Aaahh the SAT. Everyone’s favorite test, right?
But there’s no reason you should dread it. It’s not that hard to do well on the SAT, actually. It just requires a different approach than some other tests.
5. Learn the test now
Success on the SAT is as much about learning the format as anything else. The earlier you learn it, the better.
Take a bunch of practice tests and learn what the directions say. The five minutes you take to process those directions are five minutes at the end of the test that you could have used to answer another two or three questions. The SAT is all about managing your time well.
4. Be prepared on test day
I’m not just talking about knowing your stuff (for once). So technically this isn’t an SAT study tip. It’s more like a day-of-the-SAT test taking tip.
I’m talking about making sure you’ve got a bunch of sharp pencils, a calculator that’s allowed, water, a watch, a snack, enough sleep… stuff like that.
3. Always double check your answers
You should actually double check two things on the SAT. The obvious one is a quick glance to make sure your answer makes sense.
But you also need to make sure that you’re putting your answer from the test book in the correct bubble on the answer sheet.
My dad messed up on this one when he took the SAT – he’d almost completed an entire section before he realized he was just one line off on the answer sheet… but by then it was too late to fix.
2. Learn the art of guessing
The thing about the SAT is how it is scored. You get 1 point for each correct answer, 0 points for any unanswered questions, and -1/4 point for each incorrect answer. This information is vital to you, the test-taker! Let me give you an example.
Let’s say that Rutherford goes in to take the SAT. Rutherford really isn’t that smart, but he does know the answers to all the easy questions, say about 20 out of the 61 in the section, so he gets 20 points from those.
He doesn’t know the answers to any of the medium questions, but he can eliminate two of the choices on each one of the 20 questions. Rutherford does this, and proceeds to make wild guesses. Statistically speaking, he’ll get one third, or seven of them, correct, and two thirds, or fourteen, incorrect.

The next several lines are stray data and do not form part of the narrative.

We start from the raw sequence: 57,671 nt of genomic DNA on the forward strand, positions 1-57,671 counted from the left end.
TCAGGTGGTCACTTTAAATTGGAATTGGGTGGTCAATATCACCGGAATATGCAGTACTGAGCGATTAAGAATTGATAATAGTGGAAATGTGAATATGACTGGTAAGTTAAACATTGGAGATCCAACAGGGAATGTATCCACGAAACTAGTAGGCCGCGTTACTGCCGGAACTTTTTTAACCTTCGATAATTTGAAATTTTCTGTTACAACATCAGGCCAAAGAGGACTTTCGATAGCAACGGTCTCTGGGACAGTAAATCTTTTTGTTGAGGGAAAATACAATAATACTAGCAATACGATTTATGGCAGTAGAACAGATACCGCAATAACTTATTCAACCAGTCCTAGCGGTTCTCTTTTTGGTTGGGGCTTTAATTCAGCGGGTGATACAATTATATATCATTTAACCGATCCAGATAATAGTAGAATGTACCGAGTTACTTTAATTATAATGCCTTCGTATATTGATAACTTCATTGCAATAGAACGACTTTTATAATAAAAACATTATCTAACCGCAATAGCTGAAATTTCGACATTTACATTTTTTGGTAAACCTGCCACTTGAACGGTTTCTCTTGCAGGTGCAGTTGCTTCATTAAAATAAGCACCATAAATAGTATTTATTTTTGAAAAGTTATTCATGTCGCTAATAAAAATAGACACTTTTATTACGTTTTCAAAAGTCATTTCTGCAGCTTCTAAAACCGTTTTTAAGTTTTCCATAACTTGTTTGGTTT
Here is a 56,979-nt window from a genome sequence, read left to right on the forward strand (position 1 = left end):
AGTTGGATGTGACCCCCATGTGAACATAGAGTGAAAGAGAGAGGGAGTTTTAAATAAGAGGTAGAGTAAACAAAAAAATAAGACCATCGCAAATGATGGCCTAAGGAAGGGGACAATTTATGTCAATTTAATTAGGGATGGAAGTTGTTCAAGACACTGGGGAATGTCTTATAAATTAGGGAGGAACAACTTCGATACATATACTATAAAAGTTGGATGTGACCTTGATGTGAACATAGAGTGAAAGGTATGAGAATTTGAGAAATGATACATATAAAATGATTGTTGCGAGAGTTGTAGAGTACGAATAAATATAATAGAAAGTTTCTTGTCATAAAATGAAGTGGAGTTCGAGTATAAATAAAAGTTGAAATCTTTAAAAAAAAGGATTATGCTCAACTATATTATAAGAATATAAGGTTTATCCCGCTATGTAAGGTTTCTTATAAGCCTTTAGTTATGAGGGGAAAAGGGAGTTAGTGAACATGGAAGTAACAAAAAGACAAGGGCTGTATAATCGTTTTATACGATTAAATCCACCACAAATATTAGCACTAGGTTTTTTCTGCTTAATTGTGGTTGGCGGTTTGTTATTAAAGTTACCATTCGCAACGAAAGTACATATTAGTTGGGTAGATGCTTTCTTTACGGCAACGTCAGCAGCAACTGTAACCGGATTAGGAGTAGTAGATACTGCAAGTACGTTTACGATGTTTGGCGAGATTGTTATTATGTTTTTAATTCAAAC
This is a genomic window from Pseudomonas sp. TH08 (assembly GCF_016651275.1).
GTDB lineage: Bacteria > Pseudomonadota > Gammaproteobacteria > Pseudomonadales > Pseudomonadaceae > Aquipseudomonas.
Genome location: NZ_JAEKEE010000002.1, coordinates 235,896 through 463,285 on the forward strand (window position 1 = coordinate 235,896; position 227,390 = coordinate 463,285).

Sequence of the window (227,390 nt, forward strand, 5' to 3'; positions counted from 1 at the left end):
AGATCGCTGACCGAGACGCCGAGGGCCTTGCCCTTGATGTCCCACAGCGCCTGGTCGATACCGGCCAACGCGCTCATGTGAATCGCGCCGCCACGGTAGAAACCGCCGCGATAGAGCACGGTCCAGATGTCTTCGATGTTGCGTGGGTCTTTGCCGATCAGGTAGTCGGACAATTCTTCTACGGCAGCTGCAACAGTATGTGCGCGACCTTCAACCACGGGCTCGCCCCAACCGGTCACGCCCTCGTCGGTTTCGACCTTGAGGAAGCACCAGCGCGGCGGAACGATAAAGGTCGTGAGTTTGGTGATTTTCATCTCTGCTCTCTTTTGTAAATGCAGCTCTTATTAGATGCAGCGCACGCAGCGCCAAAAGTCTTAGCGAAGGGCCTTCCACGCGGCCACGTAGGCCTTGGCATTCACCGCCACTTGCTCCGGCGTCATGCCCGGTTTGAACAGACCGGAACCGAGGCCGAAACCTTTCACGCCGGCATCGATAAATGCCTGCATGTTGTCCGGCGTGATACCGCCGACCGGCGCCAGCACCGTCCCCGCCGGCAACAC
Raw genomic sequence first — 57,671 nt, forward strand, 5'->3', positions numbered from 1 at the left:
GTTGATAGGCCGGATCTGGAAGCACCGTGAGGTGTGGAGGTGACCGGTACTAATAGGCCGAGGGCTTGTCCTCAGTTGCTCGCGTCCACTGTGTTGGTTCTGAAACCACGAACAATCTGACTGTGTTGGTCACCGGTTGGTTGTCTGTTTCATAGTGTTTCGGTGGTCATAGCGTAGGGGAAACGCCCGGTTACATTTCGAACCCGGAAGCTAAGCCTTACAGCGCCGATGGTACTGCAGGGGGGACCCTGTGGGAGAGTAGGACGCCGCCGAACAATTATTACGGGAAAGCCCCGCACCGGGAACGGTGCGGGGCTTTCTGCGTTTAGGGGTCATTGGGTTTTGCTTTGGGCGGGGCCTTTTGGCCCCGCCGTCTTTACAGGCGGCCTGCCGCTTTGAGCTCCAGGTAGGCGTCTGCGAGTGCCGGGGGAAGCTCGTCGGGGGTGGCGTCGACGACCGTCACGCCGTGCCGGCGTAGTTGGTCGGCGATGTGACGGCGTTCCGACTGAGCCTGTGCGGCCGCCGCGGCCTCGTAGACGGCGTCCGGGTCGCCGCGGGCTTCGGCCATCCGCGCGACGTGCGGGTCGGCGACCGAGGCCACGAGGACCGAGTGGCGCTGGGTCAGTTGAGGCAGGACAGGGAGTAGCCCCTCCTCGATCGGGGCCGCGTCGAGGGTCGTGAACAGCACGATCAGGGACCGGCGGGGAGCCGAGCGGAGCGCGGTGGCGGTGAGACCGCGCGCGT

Let’s do the math… seven points for the seven correct. Each of those fourteen wrong answers will cost him ¼ point. That’s 3.5 points off.
Net gain of 3.5 points – so Rutherford now has 23.5 points. He came out ahead just from guessing!
But now Rutherford gets to the hard part of the section.
He can only eliminate one of the choices on each one of these 20 questions, so he does just that. Odds are, he’ll get 5 right and 15 wrong.
That’s 5 points minus 3.75 points… he still gets 1.25 points, bringing him to a total of 24.75 points.
But since scores are rounded in the SAT, he gets 25 points.
So even though Rutherford guessed on 41 of the 61 questions, he still came out ahead on the points!
Of course, you are probably smarter than Rutherford is, so you’ll have to guess even less and when you do, you can eliminate even more bad options giving you even more points.
Here’s the point: never leave an SAT question blank! Even if you can eliminate only one option, it’s well worth it to guess. Even if you can’t eliminate ANY options, you’ll break even on guessing.
1. Order of Difficulty
A great thing about the SAT is that the questions are actually arranged in order of difficulty: Easy-Medium-Hard.
Take advantage of this knowledge!
You should spend the bulk of your time getting all the easy and medium questions correct. Don’t rush through to get to the hard questions – every questions is worth the same! Make sure you don’t waste any points by careless mistakes on an easy or medium question.
Bonus SAT Tip: Block your answers
One SAT tip I found to be super helpful when I took the test is to block your answers.
Here’s how it works: answer 5 questions at a time, circling the answer in the test book. Then, transfer those answers to your answer sheet.
This will save you a good chunk of time going back and forth. Be careful, though, that you’re filling in the right answer in the right spot!
As great as these SAT tips are (and trust me, they are great), the best thing to do when you’re doing SAT prep is to take lots and lots of practice tests. There’s a ton of resources out there for this – take your pick and get started!
What do you think?
What are some SAT study tips you’ve used? What’s worked for you? Tell me about it in the comments below!